Deputy President William Ruto has called on Kenyans to put their energies on decreasing pollution.
He said efforts to scale back pollution must be enhanced for a cleaner and better environment for life to thrive.
Speaking in Kwale County during the World Environment Day, Mr Ruto said there was also need to raise public awareness on the importance of saving “our oceans” from pollution emanating from land-based activities.
“Invented to solve important production constraints, plastic has over time inflicted serious environmental devastation on land, air and sea,” he said.
He was accompanied by Environment Cabinet Secretary Keriako Tobiko, Kwale Governor Salim Mvurya, Opposition MPs Suleiman Dori (Msambweni), Badi Twalib (Jomvu), Kassim Sawa (Matuga), Issa Boy (Kwale, Senator) and Benjamin Tayari (Kinango). Also present were Khatib Mwashetani (Lunga Lunga), Oscar Sudi (Kapseret), Kareke Mbiuki (Maara), Nyandarua Senator Githiomi Mwangi and Lamu Woman Representative Ruweida Mohamed Obbo.
The Deputy President noted that vulnerable ecosystems were bearing the brunt of the degradation, with dire implications on people who depend on the ecosystems for livelihood.
Latest data shows that more than 10 million tonnes of plastic end up in the world’s oceans annually.
In Kenya, two million tonnes of plastics are produced every year, 80 per cent of which end up in the ocean.
In turn, Mr Ruto said, these plastics reach the ocean, degrade and are eaten by fish, eventually ending up on our dinner plates.
To address the dreadful plastic pollution, several initiatives have been undertaken, including the United Nation’s Clean Seas Campaign. Started last year, the initiative urges the global community to legislate regulations on managing plastics.
In its bid to support this grand plan, Kenya banned the manufacture, use and importation of plastic carrier bags and flat bags last year.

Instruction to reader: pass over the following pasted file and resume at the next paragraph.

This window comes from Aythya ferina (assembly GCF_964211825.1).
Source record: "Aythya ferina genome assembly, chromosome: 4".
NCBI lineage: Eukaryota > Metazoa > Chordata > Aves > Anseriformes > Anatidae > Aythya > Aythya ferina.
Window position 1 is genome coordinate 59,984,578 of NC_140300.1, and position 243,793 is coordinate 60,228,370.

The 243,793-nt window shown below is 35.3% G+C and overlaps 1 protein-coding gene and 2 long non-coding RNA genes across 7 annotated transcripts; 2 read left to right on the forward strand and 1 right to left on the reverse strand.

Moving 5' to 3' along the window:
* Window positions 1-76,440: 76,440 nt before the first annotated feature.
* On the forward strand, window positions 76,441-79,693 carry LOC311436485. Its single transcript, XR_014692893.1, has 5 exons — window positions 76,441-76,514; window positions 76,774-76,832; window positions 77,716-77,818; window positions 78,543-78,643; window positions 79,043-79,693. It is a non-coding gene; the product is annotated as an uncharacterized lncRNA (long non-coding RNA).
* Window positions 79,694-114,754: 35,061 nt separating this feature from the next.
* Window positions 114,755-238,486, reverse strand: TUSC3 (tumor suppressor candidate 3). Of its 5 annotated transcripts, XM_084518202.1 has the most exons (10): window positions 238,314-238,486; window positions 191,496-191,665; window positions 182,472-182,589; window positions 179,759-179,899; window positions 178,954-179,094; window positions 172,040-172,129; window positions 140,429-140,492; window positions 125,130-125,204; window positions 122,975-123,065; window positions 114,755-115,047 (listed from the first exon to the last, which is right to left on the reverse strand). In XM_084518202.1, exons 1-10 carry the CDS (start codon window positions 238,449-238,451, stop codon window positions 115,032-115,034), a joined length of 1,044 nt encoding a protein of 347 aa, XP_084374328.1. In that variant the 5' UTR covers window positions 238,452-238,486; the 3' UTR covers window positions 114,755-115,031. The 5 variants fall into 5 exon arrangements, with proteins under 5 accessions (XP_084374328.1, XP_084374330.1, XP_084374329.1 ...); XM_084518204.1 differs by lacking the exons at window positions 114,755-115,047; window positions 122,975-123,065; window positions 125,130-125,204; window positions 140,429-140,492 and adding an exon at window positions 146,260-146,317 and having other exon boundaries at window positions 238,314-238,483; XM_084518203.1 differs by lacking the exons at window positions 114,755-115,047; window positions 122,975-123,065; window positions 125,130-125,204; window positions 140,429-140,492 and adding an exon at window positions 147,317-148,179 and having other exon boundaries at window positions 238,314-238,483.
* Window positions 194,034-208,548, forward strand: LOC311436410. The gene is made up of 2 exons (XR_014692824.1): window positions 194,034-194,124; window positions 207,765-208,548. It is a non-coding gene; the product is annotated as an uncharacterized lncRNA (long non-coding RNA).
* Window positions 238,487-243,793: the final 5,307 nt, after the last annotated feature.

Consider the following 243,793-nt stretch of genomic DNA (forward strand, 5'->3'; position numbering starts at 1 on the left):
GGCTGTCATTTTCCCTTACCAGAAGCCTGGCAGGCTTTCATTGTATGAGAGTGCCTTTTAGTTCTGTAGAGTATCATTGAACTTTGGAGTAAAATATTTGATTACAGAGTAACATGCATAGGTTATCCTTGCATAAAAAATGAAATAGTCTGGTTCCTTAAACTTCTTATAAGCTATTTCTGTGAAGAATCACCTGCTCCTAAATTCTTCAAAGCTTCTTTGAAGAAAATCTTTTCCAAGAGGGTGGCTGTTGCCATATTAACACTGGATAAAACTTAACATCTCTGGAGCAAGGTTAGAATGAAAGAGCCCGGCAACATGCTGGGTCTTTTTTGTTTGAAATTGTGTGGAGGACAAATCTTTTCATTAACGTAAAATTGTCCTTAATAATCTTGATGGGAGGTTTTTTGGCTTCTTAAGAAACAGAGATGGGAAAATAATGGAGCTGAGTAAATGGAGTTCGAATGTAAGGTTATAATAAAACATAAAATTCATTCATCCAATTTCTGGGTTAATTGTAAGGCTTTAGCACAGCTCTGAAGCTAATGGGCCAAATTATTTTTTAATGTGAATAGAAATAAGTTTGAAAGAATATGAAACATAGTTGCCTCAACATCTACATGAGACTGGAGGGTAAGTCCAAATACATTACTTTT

“I urge all corporate and industry players as well as Kenyans to embrace and exploit alternative packaging material as well as recycling and re-using to minimise waste,” said Mr Ruto.
But the government does not intend to stop there. According to the Deputy President, together with other stakeholders, the government has initiated various mechanisms, including a take-back system by manufacturers, clean-up exercises in various counties and intensified recycling efforts.
To firm up these conservation efforts, Mr Ruto called on the Ministry of Environment and Forestry to introduce a monthly national clean-up day to be marked in all counties, towns, villages, schools, colleges and universities to culminate in the Clean-up-the-World day, which is usually marked globally every September.
The Deputy President said the Government will sustain and intensify its partnership with counties to drive the green agenda forward.
He however, urged counties to mainstream climate change in their Integrated Development Plans. So far, Wajir, Makueni and Isiolo, have set aside funds to mitigate against climate change.
Earlier, while addressing Kwale Primary School pupils during a tree-planting exercise, Mr Ruto said the Government was also reviewing the curriculum to integrate environment issues in the education system.
“We know that banning plastics is not enough. We have to address the destruction of forests. This is why three weeks ago, President Uhuru Kenyatta led Kenyans in launching the National tree planting,” he said.
The initiative is expected to see at least 10 per cent tree cover by 2022.